Sh20bn plan to wipe out tobacco by 2025

UP IN ARMS: Anti- tobacco demonstrators in Nairobi. FILE photo | nmg
UP IN ARMS: Anti-tobacco demonstrators in Nairobi. FILE photo | nmg 

Kenya might not grow tobacco any more from 2025 if a recommendation to spend Sh20 billion to phase it out is implemented.

The money will be used in financing alternative agricultural activities.

The recommendation has been put forward by anti-tobacco crusaders —mainly nongovernmental organisations — who want the central government to allocate Sh10 billion from tobacco trade taxes for the project while the counties growing the crop will raise the other half.

This means that if the proposal is implemented, local manufacturers will have to import tobacco leaf, a key raw material in their operations.

The recommendations were presented in a joint brainstorming forum convened by the Institute for Natural Resources and Technology Studies (INRS) in Kirinyaga County recently.

In attendance were representatives of several institutions that have been vocal on the need to eradicate tobacco growing in the country citing economic and health hazards.

Ms Emma Wanyonyi, a public education and capacity building and programme officer at the International Institute for Legislative Affairs (ILA), said the issue has been pending since it was first recommended to the government in 2001.

“There is nothing new we are recommending. The only variation is the size of the budget which was Sh8 billion then and implementing authorities since we did not have devolved system of governance then,” she say.

“We are now aware that the budget is bigger and we have to accommodate County governments that by law are custodians of agricultural policies on the ground.”

She said the budget will cater for the estimated 20,000 small-scale farmers who rely on tobacco farming as a livelihood. Current annual production is estimated at 16,000 tonnes.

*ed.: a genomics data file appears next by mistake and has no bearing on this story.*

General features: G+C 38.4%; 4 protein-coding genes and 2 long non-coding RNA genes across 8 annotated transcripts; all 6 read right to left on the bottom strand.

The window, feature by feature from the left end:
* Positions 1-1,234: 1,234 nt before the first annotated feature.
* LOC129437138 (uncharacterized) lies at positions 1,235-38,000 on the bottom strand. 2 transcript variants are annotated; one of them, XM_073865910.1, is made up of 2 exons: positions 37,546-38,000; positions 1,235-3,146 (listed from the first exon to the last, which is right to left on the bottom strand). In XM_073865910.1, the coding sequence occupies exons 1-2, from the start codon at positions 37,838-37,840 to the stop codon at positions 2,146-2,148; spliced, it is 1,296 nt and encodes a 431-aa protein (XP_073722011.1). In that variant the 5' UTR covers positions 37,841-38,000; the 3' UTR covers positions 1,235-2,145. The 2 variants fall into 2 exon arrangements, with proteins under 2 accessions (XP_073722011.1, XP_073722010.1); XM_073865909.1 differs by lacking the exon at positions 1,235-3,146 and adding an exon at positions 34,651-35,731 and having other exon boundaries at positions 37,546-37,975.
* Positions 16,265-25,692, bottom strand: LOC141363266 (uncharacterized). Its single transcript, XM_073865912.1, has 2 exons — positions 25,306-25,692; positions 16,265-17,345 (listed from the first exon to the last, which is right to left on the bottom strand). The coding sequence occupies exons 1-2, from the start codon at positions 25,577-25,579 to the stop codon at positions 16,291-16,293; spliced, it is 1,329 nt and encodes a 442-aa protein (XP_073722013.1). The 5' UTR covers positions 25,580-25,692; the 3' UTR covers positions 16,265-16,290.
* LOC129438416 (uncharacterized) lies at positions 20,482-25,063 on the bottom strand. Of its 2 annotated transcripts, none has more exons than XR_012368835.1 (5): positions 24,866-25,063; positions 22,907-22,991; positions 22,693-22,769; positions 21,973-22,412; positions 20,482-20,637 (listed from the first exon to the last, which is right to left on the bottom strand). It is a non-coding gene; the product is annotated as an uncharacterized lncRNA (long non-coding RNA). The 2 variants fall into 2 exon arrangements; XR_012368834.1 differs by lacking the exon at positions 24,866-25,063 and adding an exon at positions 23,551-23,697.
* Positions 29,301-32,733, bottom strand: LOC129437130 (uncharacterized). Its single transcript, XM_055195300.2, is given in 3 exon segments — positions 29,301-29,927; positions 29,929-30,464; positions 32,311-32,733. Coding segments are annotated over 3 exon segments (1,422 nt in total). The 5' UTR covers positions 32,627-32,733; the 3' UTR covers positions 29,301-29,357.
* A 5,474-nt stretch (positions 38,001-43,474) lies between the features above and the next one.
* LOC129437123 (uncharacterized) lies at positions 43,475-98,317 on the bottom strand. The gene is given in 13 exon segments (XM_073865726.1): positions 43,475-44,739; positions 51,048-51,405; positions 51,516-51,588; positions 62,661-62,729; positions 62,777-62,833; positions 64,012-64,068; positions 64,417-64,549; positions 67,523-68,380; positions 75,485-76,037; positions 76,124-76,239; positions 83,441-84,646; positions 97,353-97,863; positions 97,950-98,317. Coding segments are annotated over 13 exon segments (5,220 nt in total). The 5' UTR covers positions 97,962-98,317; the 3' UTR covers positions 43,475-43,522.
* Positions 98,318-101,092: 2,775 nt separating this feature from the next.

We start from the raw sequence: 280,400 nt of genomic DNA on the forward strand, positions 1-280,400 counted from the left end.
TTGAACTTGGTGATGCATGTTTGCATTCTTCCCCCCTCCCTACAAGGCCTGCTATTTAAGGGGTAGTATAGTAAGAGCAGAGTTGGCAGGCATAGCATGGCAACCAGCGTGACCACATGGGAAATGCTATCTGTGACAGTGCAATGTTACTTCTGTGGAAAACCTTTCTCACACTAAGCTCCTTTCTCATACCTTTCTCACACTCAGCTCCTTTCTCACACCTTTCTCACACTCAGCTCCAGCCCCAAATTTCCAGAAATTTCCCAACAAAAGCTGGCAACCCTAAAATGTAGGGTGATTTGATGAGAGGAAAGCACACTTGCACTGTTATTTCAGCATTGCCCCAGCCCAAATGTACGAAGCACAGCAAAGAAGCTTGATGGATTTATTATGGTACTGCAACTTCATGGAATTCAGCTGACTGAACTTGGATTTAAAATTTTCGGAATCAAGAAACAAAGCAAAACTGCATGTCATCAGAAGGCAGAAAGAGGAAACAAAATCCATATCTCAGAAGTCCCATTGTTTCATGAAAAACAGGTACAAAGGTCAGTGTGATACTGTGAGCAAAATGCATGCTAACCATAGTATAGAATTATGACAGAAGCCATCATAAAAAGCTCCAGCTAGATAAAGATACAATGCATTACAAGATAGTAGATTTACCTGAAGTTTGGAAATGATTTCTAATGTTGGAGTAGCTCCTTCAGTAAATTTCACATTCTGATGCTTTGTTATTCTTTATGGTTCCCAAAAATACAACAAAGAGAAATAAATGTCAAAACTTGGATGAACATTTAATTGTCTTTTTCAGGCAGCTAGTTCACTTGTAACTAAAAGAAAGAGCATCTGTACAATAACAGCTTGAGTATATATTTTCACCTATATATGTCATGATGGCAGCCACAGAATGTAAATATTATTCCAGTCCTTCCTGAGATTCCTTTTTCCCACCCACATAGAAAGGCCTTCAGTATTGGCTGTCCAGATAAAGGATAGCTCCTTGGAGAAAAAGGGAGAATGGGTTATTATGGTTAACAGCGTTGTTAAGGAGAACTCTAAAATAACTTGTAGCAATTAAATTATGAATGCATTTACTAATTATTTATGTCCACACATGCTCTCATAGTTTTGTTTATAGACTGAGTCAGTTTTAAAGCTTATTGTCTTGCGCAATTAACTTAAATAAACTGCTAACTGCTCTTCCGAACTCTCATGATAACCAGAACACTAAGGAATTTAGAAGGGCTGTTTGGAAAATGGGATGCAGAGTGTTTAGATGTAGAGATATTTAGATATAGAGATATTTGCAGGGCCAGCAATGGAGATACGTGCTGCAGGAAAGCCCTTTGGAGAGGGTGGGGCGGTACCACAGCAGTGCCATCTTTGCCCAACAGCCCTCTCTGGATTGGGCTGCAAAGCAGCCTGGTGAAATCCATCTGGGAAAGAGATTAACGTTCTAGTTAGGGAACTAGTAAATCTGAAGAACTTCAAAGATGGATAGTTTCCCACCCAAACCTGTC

“It is incumbent upon county governments to lead from the front and implement the recommendations. We have written to county governments to persuade them that they can better battle poverty levels through other agricultural ventures than growing tobacco,” said Ms Wanyonyi.

The key areas growing tobacco are in what was previously called Southern Nyanza — Migori, Kuria, Suba and Homa bay. In Western Kenya, it is grown in Bungoma, Busia, Teso and Mount Elgon while in the Central Kenya it is farmed in Kirinyaga, Muranga and Thika. In the Eastern region, it is grown in Meru, Kitui and Machakos counties.

The INRS coordinator Mr Samuel Achola said the country is “running a killer and poverty breeding agribusiness venture in entertaining tobacco farming.”

He said economics of scale do not favour tobacco farming as a good economic occupation due to its “grave health, environmental and social ramifications.”

He said Kenyan, like most other developing countries, treasures tobacco firms because of the revenues they generate through tax.

“In fact between the tobacco firms, the farmers and the government, it is the government that is the greatest beneficiary,” Mr Achola said.